Linköping University, Department of Health, Medicine and Caring Sciences, Division of Nursing Sciences and Reproductive Health. Linköping University, Faculty of Medicine and Health Sciences. Futurum Akad Halsa & Vard, Sweden.
    Brief Admission for Patients with Self-Harm from the Perspective of Outpatient Healthcare Professionals2022In: Issues in Mental Health Nursing, ISSN 0161-2840, E-ISSN 1096-4673, Vol. 43, no 4, p. 356-364Article in journal (Refereed)
    Abstract [en]

    The aim of the study was to describe the role of brief-admission (BA) in treating high-risk patients with self-harm from the perspective of outpatient healthcare staff in Sweden. Ten outpatient healthcare professionals from three psychiatric clinics were interviewed. Data were analyzed using a conventional content analysis. The findings of this study help support the role of BA as an acute crisis management intervention, and describe how BA serves as a useful adjunct to outpatient treatment, especially for patients with complementarily psychotherapeutic interventions. The findings also suggest that implementing BA may increase treatment opportunities for outpatient staff and strengthen the concept of person-centered care.

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  • 40.
    Asklöv, Kristin
    et al.
    Linköping University, Department of Biomedical and Clinical Sciences. Linköping University, Faculty of Medicine and Health Sciences. Region Östergötland, Center of Paediatrics and Gynaecology and Obstetrics, Department of Gynaecology and Obstetrics in Linköping.
    Ekenger, Regina
    Linköping University, Department of Biomedical and Clinical Sciences. Linköping University, Faculty of Medicine and Health Sciences. Region Östergötland, Center of Paediatrics and Gynaecology and Obstetrics, Department of Gynaecology and Obstetrics in Linköping.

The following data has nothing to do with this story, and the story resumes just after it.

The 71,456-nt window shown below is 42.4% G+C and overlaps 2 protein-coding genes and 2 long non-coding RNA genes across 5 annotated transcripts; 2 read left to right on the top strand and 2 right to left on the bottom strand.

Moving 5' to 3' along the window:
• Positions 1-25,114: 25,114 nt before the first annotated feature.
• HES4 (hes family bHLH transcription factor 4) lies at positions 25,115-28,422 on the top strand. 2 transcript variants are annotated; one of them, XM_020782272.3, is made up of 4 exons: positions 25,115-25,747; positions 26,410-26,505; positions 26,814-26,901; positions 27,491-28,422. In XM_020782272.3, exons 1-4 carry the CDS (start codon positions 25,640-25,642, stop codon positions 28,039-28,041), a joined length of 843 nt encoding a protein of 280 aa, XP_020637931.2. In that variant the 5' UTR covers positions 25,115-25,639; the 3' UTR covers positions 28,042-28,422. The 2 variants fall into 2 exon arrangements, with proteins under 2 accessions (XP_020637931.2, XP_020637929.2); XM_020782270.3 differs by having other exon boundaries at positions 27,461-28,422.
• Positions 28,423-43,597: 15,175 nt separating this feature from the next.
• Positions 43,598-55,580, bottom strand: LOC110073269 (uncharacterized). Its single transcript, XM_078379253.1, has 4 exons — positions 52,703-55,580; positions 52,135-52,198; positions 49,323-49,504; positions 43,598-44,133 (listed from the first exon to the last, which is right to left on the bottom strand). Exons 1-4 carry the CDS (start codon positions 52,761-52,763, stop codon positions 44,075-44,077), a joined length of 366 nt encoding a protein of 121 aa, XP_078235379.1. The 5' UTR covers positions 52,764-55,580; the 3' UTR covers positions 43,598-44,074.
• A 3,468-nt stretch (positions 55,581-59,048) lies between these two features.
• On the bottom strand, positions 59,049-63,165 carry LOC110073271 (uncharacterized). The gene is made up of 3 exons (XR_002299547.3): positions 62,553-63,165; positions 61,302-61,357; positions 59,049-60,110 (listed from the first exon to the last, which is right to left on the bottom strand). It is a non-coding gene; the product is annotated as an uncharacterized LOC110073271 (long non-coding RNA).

Berterö, Carina
    Linköping University, Department of Health, Medicine and Caring Sciences, Division of Nursing Sciences and Reproductive Health. Linköping University, Faculty of Medicine and Health Sciences.
    Transmasculine Persons Experiences of Encounters with Health Care Professionals Within Reproductive, Perinatal, and Sexual Health in Sweden: A Qualitative Interview Study2021In: Transgender Health, ISSN 2688-4887, E-ISSN 2380-193X, Vol. 6, no 6, p. 325-331Article in journal (Refereed)
    Abstract [en]

    Purpose: Transmasculine persons may experience stigma, which increases the risk of psychological distress. They may need reproductive, perinatal, and sexual health care; however, qualitative studies addressing transgender individuals experiences are scarce. This study aimed at interpreting and describing the experiences of transmasculine persons in encounters with health care professionals (HCPs) within reproductive, perinatal, and sexual health care. Methods: Nine qualitative semi-structured online interviews were conducted via email with transmasculine persons, and data were analyzed by using Braun and Clarkes thematic analysis. Results: Two themes were identified. The first theme is normalization and confirmation of the gender identity. This theme comprises the knowledge and experience that these transmasculine persons are facing. The verbal approach from the HCPs was important as well as could be addressed with a non-binary approach. The second theme is Respect in an especially exposed situation. This theme shows the great importance of being involved in the care and at the same time being met with openness and empathy. There must be good prospects of being able to preserve dignity. Conclusion: Transmasculine persons are in an exposed position in reproductive, perinatal, and sexual health care. The encounters in health care could be negatively affected if HCPs show inadequate knowledge or express gender stereotypical attitudes. A good encounter is characterized by respect, preserved integrity, involvement in the care, and an open attitude toward gender variations.